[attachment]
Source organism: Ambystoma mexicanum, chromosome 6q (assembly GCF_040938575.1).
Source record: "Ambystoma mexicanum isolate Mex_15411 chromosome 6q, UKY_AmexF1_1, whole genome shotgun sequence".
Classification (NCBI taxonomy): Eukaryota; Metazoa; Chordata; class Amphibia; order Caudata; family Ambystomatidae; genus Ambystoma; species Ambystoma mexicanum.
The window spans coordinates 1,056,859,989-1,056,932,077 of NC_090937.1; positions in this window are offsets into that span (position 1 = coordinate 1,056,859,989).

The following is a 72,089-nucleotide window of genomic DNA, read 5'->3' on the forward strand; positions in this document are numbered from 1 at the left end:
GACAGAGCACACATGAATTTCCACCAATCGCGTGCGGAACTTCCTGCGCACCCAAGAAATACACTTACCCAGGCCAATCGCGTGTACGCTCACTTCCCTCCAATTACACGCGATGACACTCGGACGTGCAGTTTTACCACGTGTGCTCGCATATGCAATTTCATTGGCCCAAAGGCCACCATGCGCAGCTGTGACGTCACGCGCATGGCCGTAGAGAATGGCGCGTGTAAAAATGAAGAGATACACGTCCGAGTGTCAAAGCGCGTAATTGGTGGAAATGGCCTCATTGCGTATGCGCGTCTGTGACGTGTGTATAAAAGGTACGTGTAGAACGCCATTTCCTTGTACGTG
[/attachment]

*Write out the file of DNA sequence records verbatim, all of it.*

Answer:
Source organism: Ambystoma mexicanum, chromosome 6q (assembly GCF_040938575.1).
Source record: "Ambystoma mexicanum isolate Mex_15411 chromosome 6q, UKY_AmexF1_1, whole genome shotgun sequence".
Classification (NCBI taxonomy): Eukaryota; Metazoa; Chordata; class Amphibia; order Caudata; family Ambystomatidae; genus Ambystoma; species Ambystoma mexicanum.
The window spans coordinates 1,056,859,989-1,056,932,077 of NC_090937.1; positions in this window are offsets into that span (position 1 = coordinate 1,056,859,989).

The following is a 72,089-nucleotide window of genomic DNA, read 5'->3' on the forward strand; positions in this document are numbered from 1 at the left end:
GACAGAGCACACATGAATTTCCACCAATCGCGTGCGGAACTTCCTGCGCACCCAAGAAATACACTTACCCAGGCCAATCGCGTGTACGCTCACTTCCCTCCAATTACACGCGATGACACTCGGACGTGCAGTTTTACCACGTGTGCTCGCATATGCAATTTCATTGGCCCAAAGGCCACCATGCGCAGCTGTGACGTCACGCGCATGGCCGTAGAGAATGGCGCGTGTAAAAATGAAGAGATACACGTCCGAGTGTCAAAGCGCGTAATTGGTGGAAATGGCCTCATTGCGTATGCGCGTCTGTGACGTGTGTATAAAAGGTACGTGTAGAACGCCATTTCCTTGTACGTG